Craig Breen says the signs are positive that a World Rally Championship event will return to Ireland in the 'next year'.
That would end a gap of 13 years since the WRC last visited the island, having staged 'Rally Ireland' in 2007 and 2009.
Once again the event will take place in the northern half of the country, following a 2007 rally that exclusively took place in Northern Ireland, and the 2009 edition which was based in the North-West and border counties.
"It's looking relatively positive for next year, but albeit the event will be in the North, based out of Belfast from what I understand" said Breen, speaking on this week's SportsBeat Xtra.
"It is looking quite positive that there will be a World Championship Rally on the island before too long. Hopefully, fingers crossed, we get it over the line, it's looking positive anyway, fingers crossed."
If there is to be an event in Ireland, Breen will be guaranteed an entry, as part of a contract with Team M-Sport that will give him a drive in every single event over the next two seasons.
We cannot tell you how excited we are for 2022, so much so, we wanted to share the excitement that was in the room the moment that pen 🖊 was put to paper 📑. #MSPORTERS #WRC #FordPerformance #CraigBreen pic.twitter.com/JYYtLpunU2
— M-Sport (@MSportLtd) October 6, 2021
It marks a departure from a frustrating period with the Korean Hyundai Shell Mobis WRT, which saw the Slieverue man only handed drives on certain rallies in a 'horses for courses' tactic.
It also means Breen will not only be grappling with a new car in the Ford Puma, but also the onset of the hybrid rally era, as the sport aims to become more environmentally aware.
"The cars are really different now. Every time you brake and release the throttle you regenerate energy back through the transmission, and you have to regenerate a certain amount of energy before you unlock the boost.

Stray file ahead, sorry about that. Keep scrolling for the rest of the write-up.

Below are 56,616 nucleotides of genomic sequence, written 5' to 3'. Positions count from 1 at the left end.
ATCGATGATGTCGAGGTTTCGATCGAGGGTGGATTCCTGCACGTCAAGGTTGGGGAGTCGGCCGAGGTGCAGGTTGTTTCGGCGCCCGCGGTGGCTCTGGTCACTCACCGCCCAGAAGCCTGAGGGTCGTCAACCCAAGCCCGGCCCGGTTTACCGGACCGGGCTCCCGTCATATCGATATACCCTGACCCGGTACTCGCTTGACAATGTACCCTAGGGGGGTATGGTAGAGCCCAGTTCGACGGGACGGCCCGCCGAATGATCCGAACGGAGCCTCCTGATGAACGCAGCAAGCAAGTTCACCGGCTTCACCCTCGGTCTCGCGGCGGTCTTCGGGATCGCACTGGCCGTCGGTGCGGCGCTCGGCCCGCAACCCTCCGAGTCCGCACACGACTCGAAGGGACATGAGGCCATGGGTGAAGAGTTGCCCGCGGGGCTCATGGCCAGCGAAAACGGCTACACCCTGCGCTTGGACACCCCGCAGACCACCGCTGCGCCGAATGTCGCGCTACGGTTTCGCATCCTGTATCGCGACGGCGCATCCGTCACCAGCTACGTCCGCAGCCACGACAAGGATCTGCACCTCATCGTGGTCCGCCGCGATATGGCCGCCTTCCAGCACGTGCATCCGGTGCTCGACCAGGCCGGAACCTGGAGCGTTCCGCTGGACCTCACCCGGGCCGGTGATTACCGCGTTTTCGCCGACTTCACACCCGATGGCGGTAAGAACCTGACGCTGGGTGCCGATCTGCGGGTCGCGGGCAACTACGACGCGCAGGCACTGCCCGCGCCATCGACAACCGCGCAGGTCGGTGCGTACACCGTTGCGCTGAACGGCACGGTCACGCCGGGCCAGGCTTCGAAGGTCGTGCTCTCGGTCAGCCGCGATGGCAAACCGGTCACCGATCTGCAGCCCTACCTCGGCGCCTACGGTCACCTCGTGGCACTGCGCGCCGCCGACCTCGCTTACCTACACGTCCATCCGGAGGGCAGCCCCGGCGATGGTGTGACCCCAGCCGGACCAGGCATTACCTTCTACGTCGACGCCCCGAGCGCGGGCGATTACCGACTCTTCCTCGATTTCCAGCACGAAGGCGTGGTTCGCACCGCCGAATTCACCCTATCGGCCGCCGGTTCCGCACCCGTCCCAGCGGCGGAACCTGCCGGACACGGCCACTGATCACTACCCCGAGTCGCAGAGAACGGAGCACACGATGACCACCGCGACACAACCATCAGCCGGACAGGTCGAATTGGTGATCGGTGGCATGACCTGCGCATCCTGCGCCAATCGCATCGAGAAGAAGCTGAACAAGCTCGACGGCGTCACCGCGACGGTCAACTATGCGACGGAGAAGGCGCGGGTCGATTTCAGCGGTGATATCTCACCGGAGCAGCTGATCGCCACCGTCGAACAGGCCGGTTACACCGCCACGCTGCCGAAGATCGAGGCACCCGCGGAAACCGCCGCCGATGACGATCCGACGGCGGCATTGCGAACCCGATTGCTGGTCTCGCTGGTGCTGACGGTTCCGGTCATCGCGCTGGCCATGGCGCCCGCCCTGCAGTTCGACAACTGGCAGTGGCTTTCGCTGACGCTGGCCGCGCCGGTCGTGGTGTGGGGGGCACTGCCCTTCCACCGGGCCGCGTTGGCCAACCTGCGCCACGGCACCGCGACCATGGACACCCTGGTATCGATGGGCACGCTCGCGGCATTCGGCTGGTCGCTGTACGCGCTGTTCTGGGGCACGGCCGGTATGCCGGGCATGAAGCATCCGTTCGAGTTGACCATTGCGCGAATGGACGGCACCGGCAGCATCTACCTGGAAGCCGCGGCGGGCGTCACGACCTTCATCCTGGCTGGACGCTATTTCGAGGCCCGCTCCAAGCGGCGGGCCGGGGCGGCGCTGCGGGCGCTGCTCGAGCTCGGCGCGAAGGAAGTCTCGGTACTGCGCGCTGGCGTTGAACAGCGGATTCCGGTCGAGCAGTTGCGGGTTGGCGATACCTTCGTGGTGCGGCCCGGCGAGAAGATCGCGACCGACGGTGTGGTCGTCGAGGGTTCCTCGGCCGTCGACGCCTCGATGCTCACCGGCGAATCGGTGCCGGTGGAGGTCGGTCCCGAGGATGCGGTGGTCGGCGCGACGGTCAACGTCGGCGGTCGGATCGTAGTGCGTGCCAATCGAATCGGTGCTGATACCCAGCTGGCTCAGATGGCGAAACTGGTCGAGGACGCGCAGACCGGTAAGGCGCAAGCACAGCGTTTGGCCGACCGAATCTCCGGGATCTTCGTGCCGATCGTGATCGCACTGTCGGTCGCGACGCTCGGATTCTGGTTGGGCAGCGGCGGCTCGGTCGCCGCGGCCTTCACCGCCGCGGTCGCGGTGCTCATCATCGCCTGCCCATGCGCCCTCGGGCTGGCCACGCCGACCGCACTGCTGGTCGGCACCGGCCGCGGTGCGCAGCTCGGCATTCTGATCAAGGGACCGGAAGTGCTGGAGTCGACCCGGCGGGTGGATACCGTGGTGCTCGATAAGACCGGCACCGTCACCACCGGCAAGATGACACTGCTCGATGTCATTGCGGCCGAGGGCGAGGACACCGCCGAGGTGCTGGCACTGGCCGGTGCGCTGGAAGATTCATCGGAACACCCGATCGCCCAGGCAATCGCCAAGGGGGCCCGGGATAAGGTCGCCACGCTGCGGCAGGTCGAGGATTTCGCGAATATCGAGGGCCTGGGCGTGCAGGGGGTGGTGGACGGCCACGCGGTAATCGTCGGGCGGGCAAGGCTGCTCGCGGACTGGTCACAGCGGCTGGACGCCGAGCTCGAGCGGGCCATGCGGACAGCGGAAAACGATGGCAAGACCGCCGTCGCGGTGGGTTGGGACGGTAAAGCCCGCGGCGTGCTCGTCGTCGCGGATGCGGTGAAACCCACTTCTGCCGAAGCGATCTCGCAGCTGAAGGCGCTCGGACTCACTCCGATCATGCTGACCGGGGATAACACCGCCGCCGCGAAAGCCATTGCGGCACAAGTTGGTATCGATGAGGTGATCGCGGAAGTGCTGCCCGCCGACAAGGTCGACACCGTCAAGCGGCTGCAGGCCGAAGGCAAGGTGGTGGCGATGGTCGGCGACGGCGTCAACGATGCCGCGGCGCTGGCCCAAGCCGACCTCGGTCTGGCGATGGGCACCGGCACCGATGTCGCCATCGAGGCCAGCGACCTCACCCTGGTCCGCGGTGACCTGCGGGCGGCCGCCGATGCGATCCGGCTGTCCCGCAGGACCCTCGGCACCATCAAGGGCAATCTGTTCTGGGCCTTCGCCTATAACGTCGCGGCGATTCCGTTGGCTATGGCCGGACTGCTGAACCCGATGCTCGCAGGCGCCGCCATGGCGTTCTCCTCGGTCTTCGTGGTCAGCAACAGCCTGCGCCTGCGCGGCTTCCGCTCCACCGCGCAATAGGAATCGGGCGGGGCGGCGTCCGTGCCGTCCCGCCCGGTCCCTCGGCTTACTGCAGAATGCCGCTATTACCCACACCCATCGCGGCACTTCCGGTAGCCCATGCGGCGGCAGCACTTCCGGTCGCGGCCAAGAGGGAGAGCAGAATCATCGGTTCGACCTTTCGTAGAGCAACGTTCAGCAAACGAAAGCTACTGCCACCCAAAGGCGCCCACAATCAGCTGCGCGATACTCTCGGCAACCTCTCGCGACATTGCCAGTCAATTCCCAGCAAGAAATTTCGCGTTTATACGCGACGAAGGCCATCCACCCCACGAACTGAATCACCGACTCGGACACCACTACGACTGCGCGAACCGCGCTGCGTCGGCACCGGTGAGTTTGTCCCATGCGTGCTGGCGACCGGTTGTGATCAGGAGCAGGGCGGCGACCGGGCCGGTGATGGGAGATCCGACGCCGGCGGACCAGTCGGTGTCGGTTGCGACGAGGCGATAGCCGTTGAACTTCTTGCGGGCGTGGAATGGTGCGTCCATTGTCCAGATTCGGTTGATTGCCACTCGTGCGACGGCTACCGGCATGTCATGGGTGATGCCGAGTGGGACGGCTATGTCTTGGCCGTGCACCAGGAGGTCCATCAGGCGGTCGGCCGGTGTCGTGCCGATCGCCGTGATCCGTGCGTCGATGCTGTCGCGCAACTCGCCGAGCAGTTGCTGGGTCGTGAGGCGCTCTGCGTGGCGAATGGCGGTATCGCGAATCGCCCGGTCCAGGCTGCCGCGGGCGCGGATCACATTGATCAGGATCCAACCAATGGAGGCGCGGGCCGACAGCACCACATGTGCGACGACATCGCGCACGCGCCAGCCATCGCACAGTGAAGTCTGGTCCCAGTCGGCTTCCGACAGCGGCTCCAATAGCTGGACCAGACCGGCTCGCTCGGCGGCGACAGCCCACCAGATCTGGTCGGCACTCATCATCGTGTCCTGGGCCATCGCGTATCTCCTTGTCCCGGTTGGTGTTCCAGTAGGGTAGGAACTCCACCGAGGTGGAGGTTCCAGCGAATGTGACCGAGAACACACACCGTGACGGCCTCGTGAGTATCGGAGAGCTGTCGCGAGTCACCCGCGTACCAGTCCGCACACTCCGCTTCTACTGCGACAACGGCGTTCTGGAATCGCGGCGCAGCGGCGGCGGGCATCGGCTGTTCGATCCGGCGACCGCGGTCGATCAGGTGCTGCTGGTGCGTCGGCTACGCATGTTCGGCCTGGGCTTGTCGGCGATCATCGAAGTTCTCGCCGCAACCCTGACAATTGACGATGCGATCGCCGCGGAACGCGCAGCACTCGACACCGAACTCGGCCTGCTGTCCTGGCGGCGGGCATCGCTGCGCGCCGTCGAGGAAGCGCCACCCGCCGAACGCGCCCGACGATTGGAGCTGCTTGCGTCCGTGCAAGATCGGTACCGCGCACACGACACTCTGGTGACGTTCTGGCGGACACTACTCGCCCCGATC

"No rally driver has any experience of any of this. Whether we like it or not it's the only way for the sport to keep going. We need to start going in that direction, if we stay where we are with the internal combustion engine only, ultimately the manufacturers will lose interest and we'll all be unemployed."
However, the sport's profile has unquestionably declined in the past number of years, at a time when Formula 1, backed by Liberty Media, has seen a surge in popularity off the back of the Netflix 'Drive to Survive' documentary.
Breen feels that the onus is on the World Rally Championship to work harder to increase the sport's profile.
— Craig Breen (@Craig_Breen) October 13, 2021
"I think definitely something needs to be done about it.
"For me, I've made it to the pinnacle and the people who need to know me know me, but for the youngsters coming up behind me trying to secure sponsorships to help them get through the tiers, they have no idea of the return on investment for a sponsorship deal.
"In Ireland - I wouldn't say nobody knows who I am, but it's definitely one of lesser known sports, and I wouldn't be a high profile athlete.
"But if I go to Finland or one of the Scandinavian countries, when you get off the plane, even before you get to you car you'll have people stopping you for autographs and pictures.
"Hopefully that's something that'll change, and hopefully maybe even getting the full championship programme for next year, that will generate a bit of interest."
Craig headlines this week's show, and will also be part of the Wexford Stages Rally tomorrow. We speak to clerk of the course Pat O'Dowd, as well as another rising Irish motorsport star, Max Hart.